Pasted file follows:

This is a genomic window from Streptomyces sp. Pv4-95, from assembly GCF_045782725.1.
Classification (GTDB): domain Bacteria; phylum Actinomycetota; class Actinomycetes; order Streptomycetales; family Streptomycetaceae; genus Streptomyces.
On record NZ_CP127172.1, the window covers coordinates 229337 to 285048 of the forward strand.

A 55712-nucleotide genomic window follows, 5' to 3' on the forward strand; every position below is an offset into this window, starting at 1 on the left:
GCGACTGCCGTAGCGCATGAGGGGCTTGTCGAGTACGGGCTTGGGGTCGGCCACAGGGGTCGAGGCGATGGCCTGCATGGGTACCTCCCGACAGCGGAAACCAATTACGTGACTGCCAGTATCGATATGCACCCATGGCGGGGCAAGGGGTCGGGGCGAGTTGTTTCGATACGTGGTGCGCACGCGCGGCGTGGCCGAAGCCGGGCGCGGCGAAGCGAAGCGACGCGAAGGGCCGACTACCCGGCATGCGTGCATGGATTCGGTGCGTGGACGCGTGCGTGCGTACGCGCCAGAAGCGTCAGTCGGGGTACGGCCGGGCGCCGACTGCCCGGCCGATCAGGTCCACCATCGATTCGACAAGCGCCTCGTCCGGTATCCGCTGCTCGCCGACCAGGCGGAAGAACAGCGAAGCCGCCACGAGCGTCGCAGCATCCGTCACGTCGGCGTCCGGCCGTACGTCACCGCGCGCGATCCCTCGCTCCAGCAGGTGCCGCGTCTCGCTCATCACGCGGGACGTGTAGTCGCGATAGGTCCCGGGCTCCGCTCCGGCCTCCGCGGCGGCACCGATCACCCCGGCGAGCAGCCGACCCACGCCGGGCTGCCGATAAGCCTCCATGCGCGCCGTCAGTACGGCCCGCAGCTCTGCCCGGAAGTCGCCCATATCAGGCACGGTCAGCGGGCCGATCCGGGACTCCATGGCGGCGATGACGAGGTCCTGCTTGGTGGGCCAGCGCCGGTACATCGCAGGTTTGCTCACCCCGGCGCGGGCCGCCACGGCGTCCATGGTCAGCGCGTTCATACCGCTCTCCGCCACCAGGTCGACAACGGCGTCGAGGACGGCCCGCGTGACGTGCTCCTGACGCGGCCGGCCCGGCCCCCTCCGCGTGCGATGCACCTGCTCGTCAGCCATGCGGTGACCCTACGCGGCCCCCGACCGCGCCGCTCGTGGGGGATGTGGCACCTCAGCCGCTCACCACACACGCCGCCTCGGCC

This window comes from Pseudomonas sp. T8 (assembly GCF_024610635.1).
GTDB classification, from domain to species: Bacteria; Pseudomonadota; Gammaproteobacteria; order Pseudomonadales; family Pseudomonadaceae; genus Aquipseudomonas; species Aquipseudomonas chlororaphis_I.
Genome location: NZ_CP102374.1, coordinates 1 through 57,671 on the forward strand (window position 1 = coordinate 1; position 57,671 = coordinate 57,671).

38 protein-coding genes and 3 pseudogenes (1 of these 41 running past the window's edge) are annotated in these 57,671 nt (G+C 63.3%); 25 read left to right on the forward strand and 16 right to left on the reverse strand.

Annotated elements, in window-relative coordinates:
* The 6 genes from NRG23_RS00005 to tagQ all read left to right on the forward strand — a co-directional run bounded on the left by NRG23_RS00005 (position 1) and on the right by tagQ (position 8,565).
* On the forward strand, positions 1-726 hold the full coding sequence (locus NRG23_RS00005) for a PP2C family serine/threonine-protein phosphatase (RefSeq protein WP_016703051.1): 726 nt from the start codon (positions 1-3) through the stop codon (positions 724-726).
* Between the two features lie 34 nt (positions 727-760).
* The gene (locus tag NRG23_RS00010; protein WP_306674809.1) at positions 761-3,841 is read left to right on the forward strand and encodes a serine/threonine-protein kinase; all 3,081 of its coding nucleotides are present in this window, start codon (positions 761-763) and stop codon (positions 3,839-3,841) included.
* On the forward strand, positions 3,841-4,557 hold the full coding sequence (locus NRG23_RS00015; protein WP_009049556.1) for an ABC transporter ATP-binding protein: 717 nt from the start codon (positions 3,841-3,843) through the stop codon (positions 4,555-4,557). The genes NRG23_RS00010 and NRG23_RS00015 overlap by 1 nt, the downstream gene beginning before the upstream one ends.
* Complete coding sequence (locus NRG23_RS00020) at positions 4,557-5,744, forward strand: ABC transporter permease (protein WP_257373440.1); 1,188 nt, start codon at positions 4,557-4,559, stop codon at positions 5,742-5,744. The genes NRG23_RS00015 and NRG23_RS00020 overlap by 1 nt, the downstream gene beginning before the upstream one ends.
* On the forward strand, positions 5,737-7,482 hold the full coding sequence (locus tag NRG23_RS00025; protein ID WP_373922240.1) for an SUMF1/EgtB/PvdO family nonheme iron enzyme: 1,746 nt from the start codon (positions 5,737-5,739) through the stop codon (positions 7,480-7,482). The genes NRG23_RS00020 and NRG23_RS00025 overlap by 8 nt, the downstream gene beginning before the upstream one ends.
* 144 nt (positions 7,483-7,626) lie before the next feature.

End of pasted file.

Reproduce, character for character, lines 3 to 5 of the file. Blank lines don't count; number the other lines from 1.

On record NZ_CP127172.1, the window covers coordinates 229337 to 285048 of the forward strand.

A 55712-nucleotide genomic window follows, 5' to 3' on the forward strand; every position below is an offset into this window, starting at 1 on the left:
GCGACTGCCGTAGCGCATGAGGGGCTTGTCGAGTACGGGCTTGGGGTCGGCCACAGGGGTCGAGGCGATGGCCTGCATGGGTACCTCCCGACAGCGGAAACCAATTACGTGACTGCCAGTATCGATATGCACCCATGGCGGGGCAAGGGGTCGGGGCGAGTTGTTTCGATACGTGGTGCGCACGCGCGGCGTGGCCGAAGCCGGGCGCGGCGAAGCGAAGCGACGCGAAGGGCCGACTACCCGGCATGCGTGCATGGATTCGGTGCGTGGACGCGTGCGTGCGTACGCGCCAGAAGCGTCAGTCGGGGTACGGCCGGGCGCCGACTGCCCGGCCGATCAGGTCCACCATCGATTCGACAAGCGCCTCGTCCGGTATCCGCTGCTCGCCGACCAGGCGGAAGAACAGCGAAGCCGCCACGAGCGTCGCAGCATCCGTCACGTCGGCGTCCGGCCGTACGTCACCGCGCGCGATCCCTCGCTCCAGCAGGTGCCGCGTCTCGCTCATCACGCGGGACGTGTAGTCGCGATAGGTCCCGGGCTCCGCTCCGGCCTCCGCGGCGGCACCGATCACCCCGGCGAGCAGCCGACCCACGCCGGGCTGCCGATAAGCCTCCATGCGCGCCGTCAGTACGGCCCGCAGCTCTGCCCGGAAGTCGCCCATATCAGGCACGGTCAGCGGGCCGATCCGGGACTCCATGGCGGCGATGACGAGGTCCTGCTTGGTGGGCCAGCGCCGGTACATCGCAGGTTTGCTCACCCCGGCGCGGGCCGCCACGGCGTCCATGGTCAGCGCGTTCATACCGCTCTCCGCCACCAGGTCGACAACGGCGTCGAGGACGGCCCGCGTGACGTGCTCCTGACGCGGCCGGCCCGGCCCCCTCCGCGTGCGATGCACCTGCTCGTCAGCCATGCGGTGACCCTACGCGGCCCCCGACCGCGCCGCTCGTGGGGGATGTGGCACCTCAGCCGCTCACCACACACGCCGCCTCGGCC